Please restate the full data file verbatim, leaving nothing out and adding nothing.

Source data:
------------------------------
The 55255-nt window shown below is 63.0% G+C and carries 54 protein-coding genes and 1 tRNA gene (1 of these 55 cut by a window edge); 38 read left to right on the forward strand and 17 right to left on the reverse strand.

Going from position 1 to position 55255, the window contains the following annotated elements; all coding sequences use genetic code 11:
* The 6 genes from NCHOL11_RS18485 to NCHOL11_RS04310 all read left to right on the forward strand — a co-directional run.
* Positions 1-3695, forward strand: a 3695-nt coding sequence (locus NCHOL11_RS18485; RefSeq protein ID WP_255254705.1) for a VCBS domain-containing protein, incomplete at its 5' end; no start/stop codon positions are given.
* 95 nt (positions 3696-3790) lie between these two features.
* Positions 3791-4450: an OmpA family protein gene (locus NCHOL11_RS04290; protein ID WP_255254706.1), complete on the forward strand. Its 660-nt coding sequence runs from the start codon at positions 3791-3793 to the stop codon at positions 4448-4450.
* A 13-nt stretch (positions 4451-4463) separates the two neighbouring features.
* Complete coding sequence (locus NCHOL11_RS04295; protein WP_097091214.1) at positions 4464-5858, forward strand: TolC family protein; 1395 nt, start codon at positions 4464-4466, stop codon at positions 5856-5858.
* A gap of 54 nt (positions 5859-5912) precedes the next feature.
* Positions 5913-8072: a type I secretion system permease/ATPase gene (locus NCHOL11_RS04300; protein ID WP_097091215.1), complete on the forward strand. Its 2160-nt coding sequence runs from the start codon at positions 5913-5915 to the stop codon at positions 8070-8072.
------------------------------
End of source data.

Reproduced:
The 55255-nt window shown below is 63.0% G+C and carries 54 protein-coding genes and 1 tRNA gene (1 of these 55 cut by a window edge); 38 read left to right on the forward strand and 17 right to left on the reverse strand.

Going from position 1 to position 55255, the window contains the following annotated elements; all coding sequences use genetic code 11:
* The 6 genes from NCHOL11_RS18485 to NCHOL11_RS04310 all read left to right on the forward strand — a co-directional run.
* Positions 1-3695, forward strand: a 3695-nt coding sequence (locus NCHOL11_RS18485; RefSeq protein ID WP_255254705.1) for a VCBS domain-containing protein, incomplete at its 5' end; no start/stop codon positions are given.
* 95 nt (positions 3696-3790) lie between these two features.
* Positions 3791-4450: an OmpA family protein gene (locus NCHOL11_RS04290; protein ID WP_255254706.1), complete on the forward strand. Its 660-nt coding sequence runs from the start codon at positions 3791-3793 to the stop codon at positions 4448-4450.
* A 13-nt stretch (positions 4451-4463) separates the two neighbouring features.
* Complete coding sequence (locus NCHOL11_RS04295; protein WP_097091214.1) at positions 4464-5858, forward strand: TolC family protein; 1395 nt, start codon at positions 4464-4466, stop codon at positions 5856-5858.
* A gap of 54 nt (positions 5859-5912) precedes the next feature.
* Positions 5913-8072: a type I secretion system permease/ATPase gene (locus NCHOL11_RS04300; protein ID WP_097091215.1), complete on the forward strand. Its 2160-nt coding sequence runs from the start codon at positions 5913-5915 to the stop codon at positions 8070-8072.